This is a question I ask myself every day. I have a few theories. First, people are dealing with untreated trauma. Second, we are distracted by a hundred messages an hour asking for our attention via our mobiles and tablets. Third, our national media is filled with clutter that keeps us from focusing on local challenges we actually can solve if we focus. Fourth, the public and lawmakers think that childhood trauma prevention is the task of child welfare–which is not the case. Child Welfare is funded primarily to react to problems after they occur. There is very little data-driven, cross-sector and citywide ACEs prevention work being coordinated by child protective services.
On good days, I do find hope in the people who have been inspired by Anna, Age Eight and reached out to start local data-driven ACEs prevention projects. We have two pilot sites, one in Owensboro, KY and the other in Las Cruces, NM. While there are many factors that lead to a numbed and distracted public, there are local champions who are breaking through the clutter to act and commit to data-driven work that has the promise of creating a seamless system of care and safety for families.
You are asking a timely question, as there is much interest in the idea of a Child Welfare 2.0. To be clear, the idea presented in Anna, Age Eight envisions a very different type of child welfare system, one that focuses as much on preventing maltreatment as it does on intervening in families after maltreatment occurs. We also advocate for a data-driven and cross-sector system that collaborates with city and county leadership to create a local system of care and safety for families.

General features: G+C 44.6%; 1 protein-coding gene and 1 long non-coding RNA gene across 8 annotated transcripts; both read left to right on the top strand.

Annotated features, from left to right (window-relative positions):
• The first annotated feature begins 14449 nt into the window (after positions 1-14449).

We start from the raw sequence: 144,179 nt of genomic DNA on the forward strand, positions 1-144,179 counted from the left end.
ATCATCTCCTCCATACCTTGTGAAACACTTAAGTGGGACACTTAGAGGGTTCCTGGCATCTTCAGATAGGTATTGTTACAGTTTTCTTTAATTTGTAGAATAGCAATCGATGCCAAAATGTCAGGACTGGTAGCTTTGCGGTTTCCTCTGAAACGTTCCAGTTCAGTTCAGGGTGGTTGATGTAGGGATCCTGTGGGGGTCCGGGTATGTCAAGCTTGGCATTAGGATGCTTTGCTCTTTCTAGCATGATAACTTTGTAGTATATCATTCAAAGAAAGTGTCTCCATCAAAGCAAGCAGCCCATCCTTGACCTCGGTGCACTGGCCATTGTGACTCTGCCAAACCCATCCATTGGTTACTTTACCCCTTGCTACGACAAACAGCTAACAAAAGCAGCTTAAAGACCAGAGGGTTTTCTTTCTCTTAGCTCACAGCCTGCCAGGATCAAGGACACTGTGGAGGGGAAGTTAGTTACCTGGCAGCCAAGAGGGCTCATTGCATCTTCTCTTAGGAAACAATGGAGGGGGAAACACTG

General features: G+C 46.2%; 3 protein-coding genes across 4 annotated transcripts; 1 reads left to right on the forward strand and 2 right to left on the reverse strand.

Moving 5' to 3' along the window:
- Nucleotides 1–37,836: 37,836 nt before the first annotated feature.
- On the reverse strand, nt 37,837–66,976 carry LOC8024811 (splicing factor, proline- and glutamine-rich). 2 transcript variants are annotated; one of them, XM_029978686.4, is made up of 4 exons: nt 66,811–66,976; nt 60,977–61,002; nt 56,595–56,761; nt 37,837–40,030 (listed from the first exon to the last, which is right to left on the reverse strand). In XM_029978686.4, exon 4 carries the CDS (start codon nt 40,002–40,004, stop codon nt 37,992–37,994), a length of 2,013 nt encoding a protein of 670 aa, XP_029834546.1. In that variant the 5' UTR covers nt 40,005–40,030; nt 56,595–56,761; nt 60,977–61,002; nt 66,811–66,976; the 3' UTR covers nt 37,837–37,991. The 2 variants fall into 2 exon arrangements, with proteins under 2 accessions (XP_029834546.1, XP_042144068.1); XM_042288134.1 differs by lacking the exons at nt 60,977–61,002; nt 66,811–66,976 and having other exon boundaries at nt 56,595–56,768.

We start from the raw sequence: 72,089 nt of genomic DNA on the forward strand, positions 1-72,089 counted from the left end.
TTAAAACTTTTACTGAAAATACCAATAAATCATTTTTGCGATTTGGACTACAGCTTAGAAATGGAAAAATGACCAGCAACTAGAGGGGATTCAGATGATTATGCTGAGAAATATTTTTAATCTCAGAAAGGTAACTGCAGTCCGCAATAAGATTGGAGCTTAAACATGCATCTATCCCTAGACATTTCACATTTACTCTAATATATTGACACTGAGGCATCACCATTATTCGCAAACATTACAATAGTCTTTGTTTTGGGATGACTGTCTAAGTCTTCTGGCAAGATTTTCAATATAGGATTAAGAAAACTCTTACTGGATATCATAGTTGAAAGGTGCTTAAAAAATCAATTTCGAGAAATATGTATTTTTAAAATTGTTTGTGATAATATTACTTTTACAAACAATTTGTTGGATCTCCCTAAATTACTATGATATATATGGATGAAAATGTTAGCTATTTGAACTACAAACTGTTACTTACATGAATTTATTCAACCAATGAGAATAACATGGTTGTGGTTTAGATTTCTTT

Continue reading Q: When you write about creating a new version of child welfare called Child Welfare 2.0, with a strong focus on using data and prioritizing prevention, how do you see that becoming a reality? Would it be best to create it outside the government system?
We write in chapter 5 of Anna, Age Eight about the challenges that our current child welfare system faces. It is very complicated. When you have a government agency, politics will always be a part of the process, leading to solutions or creating more problems. It depends on elected officials and those serving them in the various government agencies.
Continue reading Q: When child welfare makes a mistake–missing “red flags” in a case, is it political or lack of money?
We write in Anna, Age Eight about the benefits of having a school-based wellness center with a robust behavioral health care staff. This is because a fourth of the student population (and their parents) have endured (or will endure) three or more adverse childhood experiences (ACEs), which means living in households where adults misuse substances, are threatening or violent, have untreated mental health challenges, are abusive and neglectful, are dissolving marriages or are incarcerated.
Continue reading Q: Every school needs a psychologist, a nurse and a vice-principal. Where will we get the money?
When it comes to the complex arena of preventing childhood trauma and maltreatment, there are many systems to work with and influence. I would start with asking city and county elected leadership two simple questions: